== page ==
The Boscoe France Band, featuring Guitar Center’s 2012 Battle of the Blues winner, is returning to Wabash for the final show in the three-part series Thursday Night Blues: Live At The Eagles Theatre. The show will start at 7:30 p.m. Thursday, Nov. 21 at the historic venue.
Boscoe France, the band’s namesake and lead guitarist, started playing guitar when he was three years old and has known he wanted to be a guitarist since he was in kindergarten. He lived in Nashville for a while and spent a lot of time playing backup guitar for “everybody who was any kind of country act.” He also worked setting up and running stage lights for acts out of Nashville, as they toured the country.
He eventually left the touring life and moved to Madisonville Ky. where he now raises his son, 9, and daughter, 4. During most weeks, France is home from Monday to Thursday with his kids, touring on weekends. He raises his kids 12 feet from where he grew up, on the same block as most of the rest of his family.
“I was going to school and taking care of my kids, and I got a job in a coal mine,” said France. “It was a big change from being 150 feet up on a lighting rig to being six inches from hell. I finally decided I didn’t want anything to fall on me and kill me, so I got out of there and started playing at clubs. I just decided that’s what I was going to do, and I was doing good for me.”
The music world, however, had bigger things in mind for the Kentucky native. France rose to national attention when he beat out more than 4,000 guitarists throughout the U.S. to be named Guitar Center’s 2012 Battle of the Blues winner.
Since the contest, France’s life has changed quite a bit. His guitar collection went from one to over 20. The President of Gibson Guitars invited him to the Gibson Custom Shop for his birthday and told him to pick out any guitar he wanted. He picked a 1959 Les Paul.
“I got a little bread and took the kids to Disney World and bought my house,” said France.
Winning the contest has brought many new things into France’s life, but nothing could possibly compare to when B.B. King asked him to open a show at the Victory Theatre in Evansville, the night before King played at the Honeywell Center this past year.
“At home I’ve got two pictures on my wall. One is of Jesus, and one is of B.B. King, and that’s the truth,” said France, “and Jesus is on top, but B.B., he’s close.”
France recalled that during the performance, he was motioned onto the stage and two very large men (King’s bodyguards) stepped in front of him.
“They said ‘don’t you take one more step young man’ and basically said they would beat me up,” said France. “And then B.B.’s son came over and smacked one of them on the head and said ‘you let him walk out there, daddy said!”
In addition to France, the Boscoe France Band includes John Gillespie on bass and Jimmy Cummings on drums. The November show marks the Boscoe France Band’s return to Eagles Theater, where the trio first played on March 21.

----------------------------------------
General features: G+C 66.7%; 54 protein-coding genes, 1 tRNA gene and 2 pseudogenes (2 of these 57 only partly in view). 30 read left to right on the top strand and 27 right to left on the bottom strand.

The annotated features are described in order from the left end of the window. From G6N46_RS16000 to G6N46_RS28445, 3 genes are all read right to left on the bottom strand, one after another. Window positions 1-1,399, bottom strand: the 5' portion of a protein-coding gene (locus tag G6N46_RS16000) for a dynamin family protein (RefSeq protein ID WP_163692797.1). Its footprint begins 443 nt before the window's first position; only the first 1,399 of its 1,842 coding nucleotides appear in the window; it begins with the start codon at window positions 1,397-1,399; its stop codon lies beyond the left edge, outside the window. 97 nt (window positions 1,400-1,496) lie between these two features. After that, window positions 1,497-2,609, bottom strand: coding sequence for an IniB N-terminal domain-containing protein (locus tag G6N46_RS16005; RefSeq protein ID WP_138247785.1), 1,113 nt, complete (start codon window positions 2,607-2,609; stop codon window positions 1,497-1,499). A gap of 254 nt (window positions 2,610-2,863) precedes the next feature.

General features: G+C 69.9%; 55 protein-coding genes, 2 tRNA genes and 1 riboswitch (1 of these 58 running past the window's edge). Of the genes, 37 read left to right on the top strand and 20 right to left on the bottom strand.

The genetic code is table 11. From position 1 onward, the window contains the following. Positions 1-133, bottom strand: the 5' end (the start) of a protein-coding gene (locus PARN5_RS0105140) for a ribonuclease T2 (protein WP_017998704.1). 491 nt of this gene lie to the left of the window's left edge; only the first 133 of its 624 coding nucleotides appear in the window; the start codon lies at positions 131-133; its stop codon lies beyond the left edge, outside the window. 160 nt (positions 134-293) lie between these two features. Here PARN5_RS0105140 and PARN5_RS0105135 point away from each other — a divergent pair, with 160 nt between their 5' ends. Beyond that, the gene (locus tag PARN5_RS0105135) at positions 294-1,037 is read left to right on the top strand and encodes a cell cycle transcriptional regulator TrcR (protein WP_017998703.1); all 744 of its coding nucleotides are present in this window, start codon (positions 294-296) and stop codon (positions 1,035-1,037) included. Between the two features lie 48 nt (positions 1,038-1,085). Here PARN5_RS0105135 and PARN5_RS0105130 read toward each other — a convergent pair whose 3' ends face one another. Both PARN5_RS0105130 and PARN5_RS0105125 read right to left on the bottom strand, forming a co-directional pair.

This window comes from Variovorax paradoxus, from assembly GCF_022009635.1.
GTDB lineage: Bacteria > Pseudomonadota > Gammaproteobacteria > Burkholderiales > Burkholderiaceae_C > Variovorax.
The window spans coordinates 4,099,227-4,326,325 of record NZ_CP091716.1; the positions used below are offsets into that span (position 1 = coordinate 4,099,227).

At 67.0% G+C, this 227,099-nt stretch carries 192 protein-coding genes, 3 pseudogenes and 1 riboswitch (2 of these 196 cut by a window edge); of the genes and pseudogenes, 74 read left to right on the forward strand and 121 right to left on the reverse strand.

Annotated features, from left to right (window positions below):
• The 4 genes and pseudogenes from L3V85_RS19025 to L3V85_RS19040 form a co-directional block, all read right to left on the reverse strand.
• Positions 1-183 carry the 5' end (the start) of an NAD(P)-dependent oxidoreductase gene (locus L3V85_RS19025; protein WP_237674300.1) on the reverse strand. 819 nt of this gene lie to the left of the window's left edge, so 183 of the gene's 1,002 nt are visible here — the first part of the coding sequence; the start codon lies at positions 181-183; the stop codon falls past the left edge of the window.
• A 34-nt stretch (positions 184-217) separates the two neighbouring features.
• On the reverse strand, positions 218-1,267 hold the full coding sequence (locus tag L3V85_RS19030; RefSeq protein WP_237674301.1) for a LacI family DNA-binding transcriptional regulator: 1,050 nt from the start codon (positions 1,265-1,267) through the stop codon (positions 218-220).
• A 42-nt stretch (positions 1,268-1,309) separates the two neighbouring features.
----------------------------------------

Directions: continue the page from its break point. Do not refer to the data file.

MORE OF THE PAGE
“We made a lot of friends up there,” said France of his experience in Wabash. “I really liked playing up there. It’s a beautiful theatre. Everybody up there was super nice. Afterward we shot pool at a club and then everybody went back to the hotel and we played music and just jammed for a little bit. I really dug it.”
France loves talking to people and learning about people. Even with this success, France is one of the most humble musicians you may ever have the chance to meet.
“There’s some kid playing in his room that’s better than me, and some guy pumping gas that could take the wind out of me on guitar,” said France. “I thought I’d be playing at Moose Lodges. It’s been a blessing.”
The show is sure to be loud and exciting. The three piece band will spend two hours smashing drums, walking the bass strings and ripping guitar solos, only stopping for a minute at a time to tell the audience a little bit about themselves.
“If you don’t like guitar, we’re not the band to come see,” said France. “I’m like guitar with ADD. I’m obnoxious with it. I know I am.”
The band will play for the Thursday Night Blues series, but they walk a fine line between blues, rock and roll, and “real country,” as France calls it, which in his mind are all really the same thing. Even if you don’t like blues, you might like these guys.
“You can expect three people to get up and play music with no synthesizers and no loop pedals or delay petals and no backing tracks,” said France. It’s just the three of us playing music.”
France encourages fans and music enthusiasts to stick around and talk after the show.
“If I paid $12 dollars to go see a nobody perform, I’d want to talk to him and ask, ‘why is a nobody like you worth paying $12 to come and see?’” France joked.
Anyone who saw the Boscoe France Band the last time they were in town would tell you that the show is well worth the money. France also hopes to get in another round of pool at the same spot he stopped at last time he was here.
“They have a little bit of my self respect and dignity, so I hope I can pick that up while I’m there,” said France.
France says the band is looking forward to making the trip to Wabash
“It was one of our first bigger gigs,” said France. That’s huge to me that Wabash would allow us to come up and close out the blues series. Not only does it help pay the light bill, but it helps us grow and move up the food chain. This is the next big thing for us.”
Tickets may be purchased at the box office from 8 a.m. to 5 p.m. Monday—Friday by calling 260-563-1102 or visiting www.honeywellcenter.org.
Eagles Theatre is located at 106 W. Market St. in Wabash.